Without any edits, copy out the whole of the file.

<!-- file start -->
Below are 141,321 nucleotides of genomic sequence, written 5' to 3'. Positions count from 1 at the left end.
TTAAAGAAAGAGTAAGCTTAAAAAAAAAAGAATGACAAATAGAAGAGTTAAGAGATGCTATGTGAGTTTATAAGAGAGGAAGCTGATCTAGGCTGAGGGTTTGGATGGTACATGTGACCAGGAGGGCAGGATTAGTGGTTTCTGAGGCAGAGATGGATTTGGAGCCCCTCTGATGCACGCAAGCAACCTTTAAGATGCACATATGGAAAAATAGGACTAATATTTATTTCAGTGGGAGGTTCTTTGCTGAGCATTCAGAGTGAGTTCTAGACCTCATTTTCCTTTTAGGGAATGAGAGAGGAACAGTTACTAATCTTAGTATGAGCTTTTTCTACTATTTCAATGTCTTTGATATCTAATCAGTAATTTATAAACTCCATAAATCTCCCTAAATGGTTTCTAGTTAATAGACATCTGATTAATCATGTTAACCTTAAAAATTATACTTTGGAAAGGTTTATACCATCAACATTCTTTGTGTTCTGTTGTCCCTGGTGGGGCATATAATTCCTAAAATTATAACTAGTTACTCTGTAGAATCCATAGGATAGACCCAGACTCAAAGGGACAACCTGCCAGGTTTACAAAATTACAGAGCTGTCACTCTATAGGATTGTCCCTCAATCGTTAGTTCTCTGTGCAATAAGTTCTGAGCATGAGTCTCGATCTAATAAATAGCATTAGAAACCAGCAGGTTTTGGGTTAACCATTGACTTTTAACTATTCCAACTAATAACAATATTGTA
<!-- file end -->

Below are 141,321 nucleotides of genomic sequence, written 5' to 3'. Positions count from 1 at the left end.
TTAAAGAAAGAGTAAGCTTAAAAAAAAAAGAATGACAAATAGAAGAGTTAAGAGATGCTATGTGAGTTTATAAGAGAGGAAGCTGATCTAGGCTGAGGGTTTGGATGGTACATGTGACCAGGAGGGCAGGATTAGTGGTTTCTGAGGCAGAGATGGATTTGGAGCCCCTCTGATGCACGCAAGCAACCTTTAAGATGCACATATGGAAAAATAGGACTAATATTTATTTCAGTGGGAGGTTCTTTGCTGAGCATTCAGAGTGAGTTCTAGACCTCATTTTCCTTTTAGGGAATGAGAGAGGAACAGTTACTAATCTTAGTATGAGCTTTTTCTACTATTTCAATGTCTTTGATATCTAATCAGTAATTTATAAACTCCATAAATCTCCCTAAATGGTTTCTAGTTAATAGACATCTGATTAATCATGTTAACCTTAAAAATTATACTTTGGAAAGGTTTATACCATCAACATTCTTTGTGTTCTGTTGTCCCTGGTGGGGCATATAATTCCTAAAATTATAACTAGTTACTCTGTAGAATCCATAGGATAGACCCAGACTCAAAGGGACAACCTGCCAGGTTTACAAAATTACAGAGCTGTCACTCTATAGGATTGTCCCTCAATCGTTAGTTCTCTGTGCAATAAGTTCTGAGCATGAGTCTCGATCTAATAAATAGCATTAGAAACCAGCAGGTTTTGGGTTAACCATTGACTTTTAACTATTCCAACTAATAACAATATTGTA